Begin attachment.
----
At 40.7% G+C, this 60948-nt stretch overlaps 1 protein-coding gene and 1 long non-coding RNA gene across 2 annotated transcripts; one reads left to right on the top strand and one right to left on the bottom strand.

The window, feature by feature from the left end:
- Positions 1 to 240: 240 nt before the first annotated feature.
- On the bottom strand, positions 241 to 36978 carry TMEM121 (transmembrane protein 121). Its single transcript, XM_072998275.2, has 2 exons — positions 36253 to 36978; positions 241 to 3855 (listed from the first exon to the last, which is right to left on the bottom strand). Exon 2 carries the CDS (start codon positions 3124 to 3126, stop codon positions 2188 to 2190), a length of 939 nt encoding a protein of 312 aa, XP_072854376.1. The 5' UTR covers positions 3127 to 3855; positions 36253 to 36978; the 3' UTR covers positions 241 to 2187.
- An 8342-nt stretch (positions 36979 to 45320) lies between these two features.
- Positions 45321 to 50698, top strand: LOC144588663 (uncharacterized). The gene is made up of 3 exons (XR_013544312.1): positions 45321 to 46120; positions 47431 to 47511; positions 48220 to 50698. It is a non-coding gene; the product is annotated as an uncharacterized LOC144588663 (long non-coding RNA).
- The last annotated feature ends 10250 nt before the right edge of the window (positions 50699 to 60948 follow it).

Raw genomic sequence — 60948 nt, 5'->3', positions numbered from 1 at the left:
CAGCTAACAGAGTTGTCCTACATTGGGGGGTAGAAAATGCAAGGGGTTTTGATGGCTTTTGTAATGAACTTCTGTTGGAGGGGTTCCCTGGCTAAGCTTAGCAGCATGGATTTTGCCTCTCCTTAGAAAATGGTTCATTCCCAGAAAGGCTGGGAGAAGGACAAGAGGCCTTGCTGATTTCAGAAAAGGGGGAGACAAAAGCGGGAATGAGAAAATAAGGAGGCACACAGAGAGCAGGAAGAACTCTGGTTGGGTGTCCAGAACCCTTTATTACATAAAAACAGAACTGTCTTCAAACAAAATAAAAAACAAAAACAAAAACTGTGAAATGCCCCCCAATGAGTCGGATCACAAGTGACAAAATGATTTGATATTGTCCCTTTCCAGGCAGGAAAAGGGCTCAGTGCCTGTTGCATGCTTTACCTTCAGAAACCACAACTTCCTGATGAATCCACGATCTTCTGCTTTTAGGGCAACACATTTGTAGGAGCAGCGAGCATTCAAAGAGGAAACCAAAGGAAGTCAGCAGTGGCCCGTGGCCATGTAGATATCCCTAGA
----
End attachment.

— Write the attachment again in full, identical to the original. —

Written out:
At 40.7% G+C, this 60948-nt stretch overlaps 1 protein-coding gene and 1 long non-coding RNA gene across 2 annotated transcripts; one reads left to right on the top strand and one right to left on the bottom strand.

The window, feature by feature from the left end:
- Positions 1 to 240: 240 nt before the first annotated feature.
- On the bottom strand, positions 241 to 36978 carry TMEM121 (transmembrane protein 121). Its single transcript, XM_072998275.2, has 2 exons — positions 36253 to 36978; positions 241 to 3855 (listed from the first exon to the last, which is right to left on the bottom strand). Exon 2 carries the CDS (start codon positions 3124 to 3126, stop codon positions 2188 to 2190), a length of 939 nt encoding a protein of 312 aa, XP_072854376.1. The 5' UTR covers positions 3127 to 3855; positions 36253 to 36978; the 3' UTR covers positions 241 to 2187.
- An 8342-nt stretch (positions 36979 to 45320) lies between these two features.
- Positions 45321 to 50698, top strand: LOC144588663 (uncharacterized). The gene is made up of 3 exons (XR_013544312.1): positions 45321 to 46120; positions 47431 to 47511; positions 48220 to 50698. It is a non-coding gene; the product is annotated as an uncharacterized LOC144588663 (long non-coding RNA).
- The last annotated feature ends 10250 nt before the right edge of the window (positions 50699 to 60948 follow it).

Raw genomic sequence — 60948 nt, 5'->3', positions numbered from 1 at the left:
CAGCTAACAGAGTTGTCCTACATTGGGGGGTAGAAAATGCAAGGGGTTTTGATGGCTTTTGTAATGAACTTCTGTTGGAGGGGTTCCCTGGCTAAGCTTAGCAGCATGGATTTTGCCTCTCCTTAGAAAATGGTTCATTCCCAGAAAGGCTGGGAGAAGGACAAGAGGCCTTGCTGATTTCAGAAAAGGGGGAGACAAAAGCGGGAATGAGAAAATAAGGAGGCACACAGAGAGCAGGAAGAACTCTGGTTGGGTGTCCAGAACCCTTTATTACATAAAAACAGAACTGTCTTCAAACAAAATAAAAAACAAAAACAAAAACTGTGAAATGCCCCCCAATGAGTCGGATCACAAGTGACAAAATGATTTGATATTGTCCCTTTCCAGGCAGGAAAAGGGCTCAGTGCCTGTTGCATGCTTTACCTTCAGAAACCACAACTTCCTGATGAATCCACGATCTTCTGCTTTTAGGGCAACACATTTGTAGGAGCAGCGAGCATTCAAAGAGGAAACCAAAGGAAGTCAGCAGTGGCCCGTGGCCATGTAGATATCCCTAGA